Oh look, people made funny things in Beseige. Haha, look, there are dicks in Beseige. If you haven't actually played the game, all you'd think about Besiege — one of the hottest games on Steam right now — based on what people are posting on the internet is that it's a joke game. It's actually anything but.
OK, so yes, there is humour to be found. Any game that gives players the freedom to build whatever they like is going to contain humour, because people are inherently funny when you let them off the leash.
But if you actually play Besiege for a while, after you've made your first dick, and your first few attempts at a catapult have ended in flames/debris, some of that humour washes away. And what's left is one of the smartest video games I've played in a long, long time.
As Leo showed in his video on the game, there's not much to Besiege the first time you sit down with it (at least for now, since it's an Early Access game). It's a game about building vehicles (or just big weapons) that can knock stuff down. There's a sandbox mode, where you're free to build whatever you want, and there's a short campaign of sorts, where you're presented with various challenges that you'll need to build different types of objects to overcome.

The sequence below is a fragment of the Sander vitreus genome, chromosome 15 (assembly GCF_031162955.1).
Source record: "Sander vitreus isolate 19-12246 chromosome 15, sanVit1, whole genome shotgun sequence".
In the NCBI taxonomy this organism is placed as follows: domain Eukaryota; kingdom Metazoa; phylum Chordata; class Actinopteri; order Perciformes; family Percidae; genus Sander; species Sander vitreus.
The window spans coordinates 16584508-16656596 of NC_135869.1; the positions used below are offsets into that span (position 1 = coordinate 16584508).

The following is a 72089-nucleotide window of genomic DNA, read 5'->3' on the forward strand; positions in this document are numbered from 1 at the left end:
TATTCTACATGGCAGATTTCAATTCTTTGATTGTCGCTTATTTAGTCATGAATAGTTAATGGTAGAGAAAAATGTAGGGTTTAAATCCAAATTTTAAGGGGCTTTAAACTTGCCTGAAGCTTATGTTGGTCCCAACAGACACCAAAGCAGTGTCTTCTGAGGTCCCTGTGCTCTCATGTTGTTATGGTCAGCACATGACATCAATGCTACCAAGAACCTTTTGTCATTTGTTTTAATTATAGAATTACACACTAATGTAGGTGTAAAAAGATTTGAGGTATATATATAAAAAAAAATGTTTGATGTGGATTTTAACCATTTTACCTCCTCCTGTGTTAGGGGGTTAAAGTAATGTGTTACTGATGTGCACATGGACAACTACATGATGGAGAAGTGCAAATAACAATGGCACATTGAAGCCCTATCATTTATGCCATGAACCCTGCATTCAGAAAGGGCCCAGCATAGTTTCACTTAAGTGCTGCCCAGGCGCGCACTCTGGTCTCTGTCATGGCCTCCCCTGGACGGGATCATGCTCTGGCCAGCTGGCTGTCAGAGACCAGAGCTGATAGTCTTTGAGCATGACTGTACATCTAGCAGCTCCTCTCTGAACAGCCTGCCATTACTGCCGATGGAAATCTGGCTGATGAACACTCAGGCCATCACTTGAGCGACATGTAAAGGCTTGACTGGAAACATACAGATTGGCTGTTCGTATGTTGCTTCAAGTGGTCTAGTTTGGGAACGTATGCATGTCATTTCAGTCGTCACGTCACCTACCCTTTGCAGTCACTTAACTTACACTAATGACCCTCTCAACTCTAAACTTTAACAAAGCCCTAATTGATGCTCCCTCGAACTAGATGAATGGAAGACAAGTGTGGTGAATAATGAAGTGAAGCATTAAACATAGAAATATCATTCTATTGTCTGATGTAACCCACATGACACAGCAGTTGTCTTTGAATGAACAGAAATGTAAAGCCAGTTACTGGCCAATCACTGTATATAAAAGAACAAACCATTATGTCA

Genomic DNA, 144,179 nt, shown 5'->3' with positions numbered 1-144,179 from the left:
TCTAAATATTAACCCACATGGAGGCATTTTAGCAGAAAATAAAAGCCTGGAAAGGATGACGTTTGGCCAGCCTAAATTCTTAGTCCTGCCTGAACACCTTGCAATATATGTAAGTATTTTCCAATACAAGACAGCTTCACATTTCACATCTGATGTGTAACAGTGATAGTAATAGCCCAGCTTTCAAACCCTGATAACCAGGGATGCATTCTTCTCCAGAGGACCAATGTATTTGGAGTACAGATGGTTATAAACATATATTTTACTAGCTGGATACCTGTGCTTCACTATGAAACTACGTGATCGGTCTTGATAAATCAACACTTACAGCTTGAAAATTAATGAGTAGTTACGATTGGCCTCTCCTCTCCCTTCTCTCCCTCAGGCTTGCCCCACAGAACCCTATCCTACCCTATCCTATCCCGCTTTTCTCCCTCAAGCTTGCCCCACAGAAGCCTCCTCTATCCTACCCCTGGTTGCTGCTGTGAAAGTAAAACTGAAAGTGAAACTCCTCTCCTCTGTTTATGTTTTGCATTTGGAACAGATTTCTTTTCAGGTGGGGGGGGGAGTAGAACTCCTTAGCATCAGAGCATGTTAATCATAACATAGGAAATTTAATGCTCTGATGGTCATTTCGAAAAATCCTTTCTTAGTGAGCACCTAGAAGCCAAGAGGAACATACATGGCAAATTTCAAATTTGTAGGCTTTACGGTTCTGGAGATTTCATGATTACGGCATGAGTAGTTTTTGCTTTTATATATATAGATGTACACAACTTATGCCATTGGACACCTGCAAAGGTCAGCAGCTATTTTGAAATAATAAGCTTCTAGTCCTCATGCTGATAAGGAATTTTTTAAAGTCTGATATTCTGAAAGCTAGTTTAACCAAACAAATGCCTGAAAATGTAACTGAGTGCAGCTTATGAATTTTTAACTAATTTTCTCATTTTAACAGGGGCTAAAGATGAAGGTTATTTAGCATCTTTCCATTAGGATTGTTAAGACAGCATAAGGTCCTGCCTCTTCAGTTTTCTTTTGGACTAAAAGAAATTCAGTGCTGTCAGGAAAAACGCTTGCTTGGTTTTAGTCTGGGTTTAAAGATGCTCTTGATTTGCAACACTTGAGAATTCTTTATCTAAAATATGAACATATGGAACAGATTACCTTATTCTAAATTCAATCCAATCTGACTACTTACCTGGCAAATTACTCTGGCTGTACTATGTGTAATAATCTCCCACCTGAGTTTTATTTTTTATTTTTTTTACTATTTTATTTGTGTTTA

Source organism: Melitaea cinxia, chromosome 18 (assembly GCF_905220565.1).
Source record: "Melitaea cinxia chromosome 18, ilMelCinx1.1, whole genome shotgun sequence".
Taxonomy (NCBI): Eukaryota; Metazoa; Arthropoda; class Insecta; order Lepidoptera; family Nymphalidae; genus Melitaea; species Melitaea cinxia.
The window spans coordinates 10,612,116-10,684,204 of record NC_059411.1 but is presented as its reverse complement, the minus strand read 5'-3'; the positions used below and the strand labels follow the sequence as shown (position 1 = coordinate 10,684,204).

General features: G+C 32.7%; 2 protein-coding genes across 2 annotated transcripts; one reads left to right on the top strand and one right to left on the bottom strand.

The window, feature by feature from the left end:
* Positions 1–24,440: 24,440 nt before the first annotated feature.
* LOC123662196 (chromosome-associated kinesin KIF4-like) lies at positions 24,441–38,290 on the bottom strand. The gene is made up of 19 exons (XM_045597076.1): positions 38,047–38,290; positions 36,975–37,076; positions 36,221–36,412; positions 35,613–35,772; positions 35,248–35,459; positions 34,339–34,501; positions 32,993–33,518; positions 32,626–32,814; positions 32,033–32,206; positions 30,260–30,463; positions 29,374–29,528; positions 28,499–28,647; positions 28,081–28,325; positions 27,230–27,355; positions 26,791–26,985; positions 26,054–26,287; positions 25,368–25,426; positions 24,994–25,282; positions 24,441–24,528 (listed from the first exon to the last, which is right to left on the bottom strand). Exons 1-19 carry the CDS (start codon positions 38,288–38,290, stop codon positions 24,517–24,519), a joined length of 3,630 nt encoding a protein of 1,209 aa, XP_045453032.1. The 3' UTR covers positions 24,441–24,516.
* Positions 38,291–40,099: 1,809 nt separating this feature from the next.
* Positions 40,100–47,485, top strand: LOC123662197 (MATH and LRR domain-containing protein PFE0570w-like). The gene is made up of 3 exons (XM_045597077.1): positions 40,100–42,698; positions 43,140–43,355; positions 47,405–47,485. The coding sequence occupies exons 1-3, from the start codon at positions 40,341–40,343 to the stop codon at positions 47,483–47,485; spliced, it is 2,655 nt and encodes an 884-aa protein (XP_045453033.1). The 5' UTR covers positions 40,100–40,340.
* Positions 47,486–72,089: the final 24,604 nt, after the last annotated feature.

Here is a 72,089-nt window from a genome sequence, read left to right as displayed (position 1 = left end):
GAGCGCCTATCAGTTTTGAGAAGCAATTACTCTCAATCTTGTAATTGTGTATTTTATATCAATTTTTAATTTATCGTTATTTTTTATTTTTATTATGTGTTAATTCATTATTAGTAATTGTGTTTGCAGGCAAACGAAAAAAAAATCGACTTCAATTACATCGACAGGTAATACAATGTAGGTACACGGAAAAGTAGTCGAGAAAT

The heart of the game isn't in overcoming those challenges, it's in coming to grips with Besiege's physics engine and opening up your own imagination (and latent high school physics knowledge). Some of the campaign challenges only take a few minutes of building if you do things the direct way, but once you realise you can build almost anything, why do things the easy way?
Like, let's say one mission asks you to knock down a castle wall. So you use some wheels, wood and steel to build a small battering ram (like my first ever creation, above), send it over and you're done. Only...once you're done, you look down at all the tools at your disposal you didn't use. Wings. Spikes. Steering columns. Suspension. Little helicopter things.
And you realise, my God, I am a boring person. I did simply what was asked of me, not what I could have done. I could have made something way cooler.
So it's back to the drawing board. You scrap the ram and get thinking. Maybe I can build a tank, because there are wheels and cannons. Maybe I can build a catapult, because there are hinges and boulders. Maybe I can build a ballista, because there are springs and giant steel spikes.
Or maybe you're a patient, persistent person and can build something truly amazing.
This is why Besiege is such a smart game. Not for the obvious reasons — I can see this being used in schools around the world for its marriage of physics and problem-solving — but because it challenges you so gently, and without reproach, to push yourself and learn its systems, so that you can go from simple box-cars to, well, maybe some of the stuff below.